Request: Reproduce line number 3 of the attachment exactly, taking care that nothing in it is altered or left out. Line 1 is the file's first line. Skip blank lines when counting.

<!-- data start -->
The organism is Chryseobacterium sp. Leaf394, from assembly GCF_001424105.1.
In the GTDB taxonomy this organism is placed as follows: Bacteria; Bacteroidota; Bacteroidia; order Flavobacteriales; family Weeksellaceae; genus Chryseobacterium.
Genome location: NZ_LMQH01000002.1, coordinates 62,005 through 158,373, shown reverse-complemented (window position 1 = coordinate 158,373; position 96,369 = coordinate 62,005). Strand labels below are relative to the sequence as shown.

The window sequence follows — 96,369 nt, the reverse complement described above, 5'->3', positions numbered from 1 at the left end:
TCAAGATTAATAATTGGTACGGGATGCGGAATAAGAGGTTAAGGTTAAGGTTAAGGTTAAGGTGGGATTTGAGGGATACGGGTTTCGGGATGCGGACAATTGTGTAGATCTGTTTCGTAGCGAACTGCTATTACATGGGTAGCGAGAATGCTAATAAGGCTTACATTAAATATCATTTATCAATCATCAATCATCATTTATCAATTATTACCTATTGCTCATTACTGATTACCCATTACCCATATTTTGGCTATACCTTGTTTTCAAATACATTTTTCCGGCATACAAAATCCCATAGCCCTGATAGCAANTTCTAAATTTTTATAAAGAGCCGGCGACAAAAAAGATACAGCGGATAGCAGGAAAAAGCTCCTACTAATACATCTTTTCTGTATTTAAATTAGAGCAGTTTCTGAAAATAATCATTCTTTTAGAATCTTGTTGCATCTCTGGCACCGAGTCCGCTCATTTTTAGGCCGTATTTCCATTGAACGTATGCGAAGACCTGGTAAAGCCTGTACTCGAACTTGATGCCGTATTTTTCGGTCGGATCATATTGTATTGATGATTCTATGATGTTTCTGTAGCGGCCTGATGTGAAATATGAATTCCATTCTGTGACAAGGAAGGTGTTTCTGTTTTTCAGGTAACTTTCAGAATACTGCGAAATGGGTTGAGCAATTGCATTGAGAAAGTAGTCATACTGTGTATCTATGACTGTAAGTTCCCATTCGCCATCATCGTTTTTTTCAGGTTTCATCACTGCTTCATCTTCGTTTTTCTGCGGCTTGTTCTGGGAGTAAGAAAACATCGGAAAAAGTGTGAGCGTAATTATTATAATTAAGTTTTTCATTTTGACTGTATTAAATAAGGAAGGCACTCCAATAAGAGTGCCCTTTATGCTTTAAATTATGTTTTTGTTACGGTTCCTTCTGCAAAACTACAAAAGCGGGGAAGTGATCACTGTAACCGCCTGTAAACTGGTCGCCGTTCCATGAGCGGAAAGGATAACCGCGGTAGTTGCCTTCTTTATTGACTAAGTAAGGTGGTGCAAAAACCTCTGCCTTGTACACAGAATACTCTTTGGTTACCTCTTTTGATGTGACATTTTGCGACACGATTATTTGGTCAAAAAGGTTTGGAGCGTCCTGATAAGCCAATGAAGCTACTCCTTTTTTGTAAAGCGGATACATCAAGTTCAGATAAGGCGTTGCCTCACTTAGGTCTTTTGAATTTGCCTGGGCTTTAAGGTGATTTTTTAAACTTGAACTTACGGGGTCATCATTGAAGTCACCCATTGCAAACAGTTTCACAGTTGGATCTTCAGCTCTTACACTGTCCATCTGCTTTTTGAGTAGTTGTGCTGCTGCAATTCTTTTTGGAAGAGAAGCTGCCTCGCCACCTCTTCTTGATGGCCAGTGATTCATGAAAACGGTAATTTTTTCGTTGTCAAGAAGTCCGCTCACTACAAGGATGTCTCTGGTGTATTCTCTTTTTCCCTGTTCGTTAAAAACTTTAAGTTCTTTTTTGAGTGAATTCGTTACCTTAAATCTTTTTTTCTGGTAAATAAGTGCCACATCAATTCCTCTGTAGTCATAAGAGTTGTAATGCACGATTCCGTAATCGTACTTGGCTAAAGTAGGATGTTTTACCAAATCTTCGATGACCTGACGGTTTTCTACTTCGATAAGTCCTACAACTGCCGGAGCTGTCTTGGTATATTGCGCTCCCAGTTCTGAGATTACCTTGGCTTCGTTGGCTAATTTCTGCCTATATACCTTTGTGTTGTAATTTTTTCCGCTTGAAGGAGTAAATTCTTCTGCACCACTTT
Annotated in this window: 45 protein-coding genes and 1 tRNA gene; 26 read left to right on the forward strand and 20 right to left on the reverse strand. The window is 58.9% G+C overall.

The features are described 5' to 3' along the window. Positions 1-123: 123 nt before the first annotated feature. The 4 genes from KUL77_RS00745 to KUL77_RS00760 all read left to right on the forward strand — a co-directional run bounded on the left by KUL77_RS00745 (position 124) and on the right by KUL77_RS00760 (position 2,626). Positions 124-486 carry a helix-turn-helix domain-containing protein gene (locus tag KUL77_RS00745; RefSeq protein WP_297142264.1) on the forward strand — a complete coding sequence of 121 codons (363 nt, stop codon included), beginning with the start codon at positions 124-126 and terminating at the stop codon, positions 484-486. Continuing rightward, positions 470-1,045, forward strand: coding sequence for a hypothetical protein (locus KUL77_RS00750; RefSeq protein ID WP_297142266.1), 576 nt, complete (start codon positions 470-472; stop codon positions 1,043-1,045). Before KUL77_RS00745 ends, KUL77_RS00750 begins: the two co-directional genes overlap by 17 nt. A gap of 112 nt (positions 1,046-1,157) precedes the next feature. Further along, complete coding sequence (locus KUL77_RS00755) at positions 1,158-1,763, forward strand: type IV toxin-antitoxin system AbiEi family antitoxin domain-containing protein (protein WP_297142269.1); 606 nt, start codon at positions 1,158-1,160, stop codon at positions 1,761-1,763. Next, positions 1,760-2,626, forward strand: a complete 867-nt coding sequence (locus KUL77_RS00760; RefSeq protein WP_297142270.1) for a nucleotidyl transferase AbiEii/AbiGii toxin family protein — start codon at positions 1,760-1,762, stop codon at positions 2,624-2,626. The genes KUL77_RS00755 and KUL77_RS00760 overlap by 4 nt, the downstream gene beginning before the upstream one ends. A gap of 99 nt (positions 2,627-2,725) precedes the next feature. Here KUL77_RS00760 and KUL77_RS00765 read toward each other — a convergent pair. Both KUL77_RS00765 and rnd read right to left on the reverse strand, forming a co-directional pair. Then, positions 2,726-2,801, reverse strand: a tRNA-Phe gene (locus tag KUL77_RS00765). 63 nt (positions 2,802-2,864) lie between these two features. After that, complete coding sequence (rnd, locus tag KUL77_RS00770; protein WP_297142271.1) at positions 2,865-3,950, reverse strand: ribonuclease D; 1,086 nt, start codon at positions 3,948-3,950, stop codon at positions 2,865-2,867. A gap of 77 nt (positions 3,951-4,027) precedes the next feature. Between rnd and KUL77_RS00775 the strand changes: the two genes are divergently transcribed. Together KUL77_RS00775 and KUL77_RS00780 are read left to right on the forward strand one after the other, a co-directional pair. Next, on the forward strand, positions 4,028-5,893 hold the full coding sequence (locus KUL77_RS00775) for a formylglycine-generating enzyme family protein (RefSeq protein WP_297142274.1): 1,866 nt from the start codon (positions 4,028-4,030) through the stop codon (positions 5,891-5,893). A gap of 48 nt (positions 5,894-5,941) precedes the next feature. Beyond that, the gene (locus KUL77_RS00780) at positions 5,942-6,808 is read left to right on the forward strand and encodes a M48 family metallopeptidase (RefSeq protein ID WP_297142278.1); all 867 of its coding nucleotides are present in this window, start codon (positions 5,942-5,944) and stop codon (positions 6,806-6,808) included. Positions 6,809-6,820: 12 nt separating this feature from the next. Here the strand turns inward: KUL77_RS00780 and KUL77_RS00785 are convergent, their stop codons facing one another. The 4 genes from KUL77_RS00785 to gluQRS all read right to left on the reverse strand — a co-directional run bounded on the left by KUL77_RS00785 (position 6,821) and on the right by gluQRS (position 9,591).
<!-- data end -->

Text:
Genome location: NZ_LMQH01000002.1, coordinates 62,005 through 158,373, shown reverse-complemented (window position 1 = coordinate 158,373; position 96,369 = coordinate 62,005). Strand labels below are relative to the sequence as shown.